Category: grassroots marketing


Yeah, So I Heard Blogging is Really Effective When You Post Regularly…

And from whose mouth dropped this pearly bit of wisdom? Mine own.

More than once, in fact —  in every meeting we’ve had recently with a new or potential client, since social media is a component of nearly every proposal we’ve written lately, and a part of every job we’ve landed unless it is 100% straight print.

Oh (I whine in a non-annoying way), I don’t have time to update our blog — I’m ghost-writing four other blogs every week, plus all the writing I have to do like website content, print ads, a ton of collateral, ghosting clients’ Facebook fan pages, Twitter feeds, e-newsletters, blah blah blah socialmediacakes.

Flickr/theTrial
Flickr/theTrial

But I THINK about our blog constantly. Given the choice, I’d be blogging every day because I have an opinion on everything. In theory, this blog is supposed to have some parameters that keep me within the rather elastic bounds of advertising, marketing, and media; selling stuff; how badly brands/people are selling stuff; how cleverly stuff is sold with out anyone realizing they were, in fact, sold something, or they don’t care because it was so well done; egregious marketing ploys; any time the Wall Street Journal writes about something that I find amusingly outside its purview; I think you get the picture. And did you notice I dropped the “royal we” at some point? Because this is my responsibility, like the creative direction and graphic design are Steve’s. The blog just really ties the room together, man.

So, my random attached-to-no-holiday resolution (although I could pin this onto Labor Day…) is to get back to blogging monthly for Alchemy, and start posting our clients’ news as well when we had a hand in it. Because in addition to always having something to say about someone or something, we have a lot of new work and new clients to talk about, and they deserve the attention.


Intellectual Property in the Social Media

So, we had a new addition to Alchemy, and even though it was extremely difficult for such a control freak (yes, me), she wrote some stuff, too….KMO

On April 26th every year, the World Intellectual Property Organization (WIPO) celebrates World Intellectual Property Day to promote discussion of the role of IP in encouraging innovation and creativity. I was just reflecting upon this while advising copyrights to a potential client regarding the promotion of her children’s music and storybooks. Then our office experienced a social media etiquette faux pas during an online marketing campaign for one of our retail destination client’s outdoor concert festival events.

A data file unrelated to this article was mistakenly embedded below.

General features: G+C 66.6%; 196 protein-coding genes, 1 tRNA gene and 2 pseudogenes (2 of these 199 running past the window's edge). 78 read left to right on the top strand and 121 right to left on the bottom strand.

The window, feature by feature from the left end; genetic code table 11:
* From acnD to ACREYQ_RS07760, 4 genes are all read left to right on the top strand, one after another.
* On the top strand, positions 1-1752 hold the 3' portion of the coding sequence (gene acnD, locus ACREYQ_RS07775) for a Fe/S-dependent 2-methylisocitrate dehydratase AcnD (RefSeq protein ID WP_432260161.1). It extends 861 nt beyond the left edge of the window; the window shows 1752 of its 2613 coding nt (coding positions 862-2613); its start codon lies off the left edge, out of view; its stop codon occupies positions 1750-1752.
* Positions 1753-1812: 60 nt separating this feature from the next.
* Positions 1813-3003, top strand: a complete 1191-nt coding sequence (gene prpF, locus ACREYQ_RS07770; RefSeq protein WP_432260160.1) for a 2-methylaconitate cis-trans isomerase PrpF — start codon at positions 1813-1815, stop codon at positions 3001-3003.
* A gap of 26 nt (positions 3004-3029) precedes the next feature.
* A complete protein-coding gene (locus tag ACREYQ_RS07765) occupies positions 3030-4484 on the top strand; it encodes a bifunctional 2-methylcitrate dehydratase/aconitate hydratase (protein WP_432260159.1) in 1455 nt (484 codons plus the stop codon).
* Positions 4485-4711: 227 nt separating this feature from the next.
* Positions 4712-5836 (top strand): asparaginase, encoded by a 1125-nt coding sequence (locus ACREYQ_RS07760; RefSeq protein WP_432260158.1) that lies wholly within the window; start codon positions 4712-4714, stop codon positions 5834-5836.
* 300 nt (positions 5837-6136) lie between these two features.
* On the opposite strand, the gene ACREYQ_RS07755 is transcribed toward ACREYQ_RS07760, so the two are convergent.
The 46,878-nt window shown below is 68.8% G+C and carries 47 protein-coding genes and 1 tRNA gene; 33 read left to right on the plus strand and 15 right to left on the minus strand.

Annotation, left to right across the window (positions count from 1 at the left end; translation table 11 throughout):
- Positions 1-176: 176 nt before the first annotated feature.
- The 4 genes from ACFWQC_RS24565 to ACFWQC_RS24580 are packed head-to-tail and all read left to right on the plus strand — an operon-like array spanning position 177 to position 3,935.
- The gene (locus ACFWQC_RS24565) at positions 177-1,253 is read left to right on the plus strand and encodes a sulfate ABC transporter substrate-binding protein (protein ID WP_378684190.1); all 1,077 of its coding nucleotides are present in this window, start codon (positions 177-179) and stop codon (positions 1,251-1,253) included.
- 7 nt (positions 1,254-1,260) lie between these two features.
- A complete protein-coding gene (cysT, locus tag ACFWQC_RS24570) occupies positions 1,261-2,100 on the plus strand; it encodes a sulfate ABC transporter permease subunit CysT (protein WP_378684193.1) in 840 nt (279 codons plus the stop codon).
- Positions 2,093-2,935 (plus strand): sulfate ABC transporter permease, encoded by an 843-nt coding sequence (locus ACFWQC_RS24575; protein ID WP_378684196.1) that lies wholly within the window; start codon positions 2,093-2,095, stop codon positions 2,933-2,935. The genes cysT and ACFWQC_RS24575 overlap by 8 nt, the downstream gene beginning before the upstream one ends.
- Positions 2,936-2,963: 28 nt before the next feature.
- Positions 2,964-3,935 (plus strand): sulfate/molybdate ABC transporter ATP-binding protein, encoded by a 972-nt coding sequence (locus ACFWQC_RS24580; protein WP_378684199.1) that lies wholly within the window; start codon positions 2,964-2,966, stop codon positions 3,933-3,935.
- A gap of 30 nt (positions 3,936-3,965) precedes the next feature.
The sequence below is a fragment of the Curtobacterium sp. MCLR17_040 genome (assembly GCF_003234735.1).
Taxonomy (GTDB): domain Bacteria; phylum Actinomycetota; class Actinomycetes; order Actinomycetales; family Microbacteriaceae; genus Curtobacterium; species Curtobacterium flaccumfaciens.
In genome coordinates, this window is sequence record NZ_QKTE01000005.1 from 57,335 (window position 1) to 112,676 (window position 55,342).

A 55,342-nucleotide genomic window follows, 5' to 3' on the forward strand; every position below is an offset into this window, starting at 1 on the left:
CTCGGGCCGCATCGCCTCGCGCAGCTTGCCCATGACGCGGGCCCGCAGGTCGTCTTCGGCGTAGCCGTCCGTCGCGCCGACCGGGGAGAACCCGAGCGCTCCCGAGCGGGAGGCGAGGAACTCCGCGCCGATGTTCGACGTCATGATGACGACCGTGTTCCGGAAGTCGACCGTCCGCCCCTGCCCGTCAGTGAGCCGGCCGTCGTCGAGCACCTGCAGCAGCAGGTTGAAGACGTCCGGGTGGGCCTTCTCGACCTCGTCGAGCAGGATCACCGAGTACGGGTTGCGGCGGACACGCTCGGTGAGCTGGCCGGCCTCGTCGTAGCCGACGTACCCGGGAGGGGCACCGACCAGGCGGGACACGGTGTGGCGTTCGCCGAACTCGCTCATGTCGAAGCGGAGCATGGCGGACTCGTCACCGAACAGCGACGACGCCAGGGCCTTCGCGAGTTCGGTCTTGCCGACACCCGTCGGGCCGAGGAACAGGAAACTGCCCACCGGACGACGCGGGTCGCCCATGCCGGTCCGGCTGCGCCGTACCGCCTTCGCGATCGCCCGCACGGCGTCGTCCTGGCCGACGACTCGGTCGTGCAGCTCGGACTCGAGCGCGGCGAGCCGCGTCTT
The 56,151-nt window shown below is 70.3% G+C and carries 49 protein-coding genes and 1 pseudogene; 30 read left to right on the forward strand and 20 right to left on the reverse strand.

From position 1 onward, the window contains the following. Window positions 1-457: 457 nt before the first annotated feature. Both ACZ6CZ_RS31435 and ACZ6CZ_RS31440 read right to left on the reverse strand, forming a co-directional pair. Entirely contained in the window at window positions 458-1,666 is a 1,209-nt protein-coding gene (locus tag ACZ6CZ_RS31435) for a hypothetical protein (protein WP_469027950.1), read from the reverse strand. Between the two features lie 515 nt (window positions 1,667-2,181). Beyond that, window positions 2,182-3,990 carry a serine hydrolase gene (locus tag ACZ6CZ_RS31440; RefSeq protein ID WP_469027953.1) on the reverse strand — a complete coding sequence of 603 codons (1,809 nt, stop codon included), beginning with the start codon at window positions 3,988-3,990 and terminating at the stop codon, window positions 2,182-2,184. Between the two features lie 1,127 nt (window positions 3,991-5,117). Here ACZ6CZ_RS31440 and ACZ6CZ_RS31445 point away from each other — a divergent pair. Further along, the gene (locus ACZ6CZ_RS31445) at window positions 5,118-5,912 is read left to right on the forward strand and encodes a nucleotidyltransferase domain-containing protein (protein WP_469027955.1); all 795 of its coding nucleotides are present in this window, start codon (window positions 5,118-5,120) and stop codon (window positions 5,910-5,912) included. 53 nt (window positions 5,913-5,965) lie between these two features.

Alchemy’s marketing for the event

Part of our job was designing all of the graphics needs for posters, signage, print and digital ads, and a collection of imagery to use on social media that would capture Facebook viewing attention and brand this “Peace Love & Wellness Music Festival” for our client, while making this artwork available for use by any of the participating retail tenants, businesses, vendors, and the bands. This particular client uses events as its primary source of marketing, outside of a year-round general branding campaign, and we have fun creating visual identities for each event. The Peace Love & Wellness campaign proved very successful with image likes and shares growing viewership to its 3rd Annual event page more than 100% over last year’s page. The ROI was worth the effort.
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The Intersection of Marketing and Art

It’s no bad thing to have a client who is an art patron. And it’s an even better thing when that client, a real estate developer, is a huge supporter of Art in Public Places (#AIPP) and willing to budget for the creation of art as a way to improve the community in which construction takes place.

For another perspective on the scale of this project, this is Tristan painting Alexander Graham Bell’s eye.
For another perspective on the scale of this project, this is Tristan painting Alexander Graham Bell’s eye.

That said, you’d like to have the artwork depict some subtle tie-in to the project, even though Art in Public Places is pretty strict about there being no commercial aspect to the projects it approves. The client, Ram Realty Services, decided that we would conduct a Call to Artists with the prompt that the 7,000 square foot mural would honor Alexander Graham Bell and communication, since the historic structure was once the regional headquarters for Southern Bell, and the converted residential units will be known as Alexander Lofts.

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Looking Like A Big Deal…Before You Are

Transformed: Homecoming Queen, Drig Addict, Spiritual WarriorThe proliferation of ways to publish your magnum opus (or, you know, an exhaustive detailing of your whole two and a half decades of life experience) has been both a blessing and a curse. It allows talented voices an outlet directly to the audience; we’ll skip the fact that it allows the spectacularly untalented a way into print. Vanity publishing used to keep all but the well-heeled hack out of that sandbox.

But we digress. This blog post is about finding clever ways to bring attention to a self-published author, with the end goal of interesting a mainstream publisher in either picking up the work or future works. Then again, if the campaign is successful, perhaps that mainstream publisher becomes much less enticing or even necessary.

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Ad Creep(y)

First there was bodvertising, then thighvertising, now it’s beardvertising. Talk about taking “ad creep” to new highs…er, lows…oh, forget it.

Thighvertising
This, my friends, is “thighvertising.”

Ad creep is defined in our industry as the spread of media placement into every possible aspect of our daily lives. Thighvertising (according to the U.K.’s Telegraph, or maybe it was the Daily Mail – it was earlier this year) originated in Japan, and is pretty much just what the name implies: advertising on the quadriceps. But not just any quads, mind you – on the taut legs of young, attractive women. Everything I read about this trend – which seemed to hit critical media mass in the last few weeks — noted its potential for the objectification of women. Then, of course, came the opinions that it’s EMPOWERING when women turn the tables and take control of their bodies and their image. As someone of the female persuasion, I’m going to stop right here before I let loose with an opinion of that sentiment, which isn’t really relevant to the topic at hand. However, I will tell you that this is my test for whether something is exploitative (borrowed from another writer, so no claims to originality here): Are guys doing it, too?